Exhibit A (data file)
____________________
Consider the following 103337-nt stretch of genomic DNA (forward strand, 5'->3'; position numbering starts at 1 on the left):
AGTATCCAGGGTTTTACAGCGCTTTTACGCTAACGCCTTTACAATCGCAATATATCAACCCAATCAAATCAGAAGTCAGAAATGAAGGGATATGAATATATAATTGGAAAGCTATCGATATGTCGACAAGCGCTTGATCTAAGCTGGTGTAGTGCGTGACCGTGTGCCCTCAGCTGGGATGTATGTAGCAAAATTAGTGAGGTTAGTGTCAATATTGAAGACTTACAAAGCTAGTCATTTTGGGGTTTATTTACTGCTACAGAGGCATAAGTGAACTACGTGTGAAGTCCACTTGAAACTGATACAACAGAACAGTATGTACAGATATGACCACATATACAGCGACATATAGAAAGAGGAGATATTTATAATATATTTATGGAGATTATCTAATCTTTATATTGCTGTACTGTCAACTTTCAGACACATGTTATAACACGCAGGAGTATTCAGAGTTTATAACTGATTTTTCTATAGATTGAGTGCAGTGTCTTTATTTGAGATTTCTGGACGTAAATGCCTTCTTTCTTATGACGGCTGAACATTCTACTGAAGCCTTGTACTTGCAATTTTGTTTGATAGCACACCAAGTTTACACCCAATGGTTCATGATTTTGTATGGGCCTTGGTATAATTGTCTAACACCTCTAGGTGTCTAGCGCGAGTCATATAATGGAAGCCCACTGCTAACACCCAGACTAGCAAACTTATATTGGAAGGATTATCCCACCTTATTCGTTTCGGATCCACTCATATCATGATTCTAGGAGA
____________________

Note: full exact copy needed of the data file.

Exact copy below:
Consider the following 103337-nt stretch of genomic DNA (forward strand, 5'->3'; position numbering starts at 1 on the left):
AGTATCCAGGGTTTTACAGCGCTTTTACGCTAACGCCTTTACAATCGCAATATATCAACCCAATCAAATCAGAAGTCAGAAATGAAGGGATATGAATATATAATTGGAAAGCTATCGATATGTCGACAAGCGCTTGATCTAAGCTGGTGTAGTGCGTGACCGTGTGCCCTCAGCTGGGATGTATGTAGCAAAATTAGTGAGGTTAGTGTCAATATTGAAGACTTACAAAGCTAGTCATTTTGGGGTTTATTTACTGCTACAGAGGCATAAGTGAACTACGTGTGAAGTCCACTTGAAACTGATACAACAGAACAGTATGTACAGATATGACCACATATACAGCGACATATAGAAAGAGGAGATATTTATAATATATTTATGGAGATTATCTAATCTTTATATTGCTGTACTGTCAACTTTCAGACACATGTTATAACACGCAGGAGTATTCAGAGTTTATAACTGATTTTTCTATAGATTGAGTGCAGTGTCTTTATTTGAGATTTCTGGACGTAAATGCCTTCTTTCTTATGACGGCTGAACATTCTACTGAAGCCTTGTACTTGCAATTTTGTTTGATAGCACACCAAGTTTACACCCAATGGTTCATGATTTTGTATGGGCCTTGGTATAATTGTCTAACACCTCTAGGTGTCTAGCGCGAGTCATATAATGGAAGCCCACTGCTAACACCCAGACTAGCAAACTTATATTGGAAGGATTATCCCACCTTATTCGTTTCGGATCCACTCATATCATGATTCTAGGAGA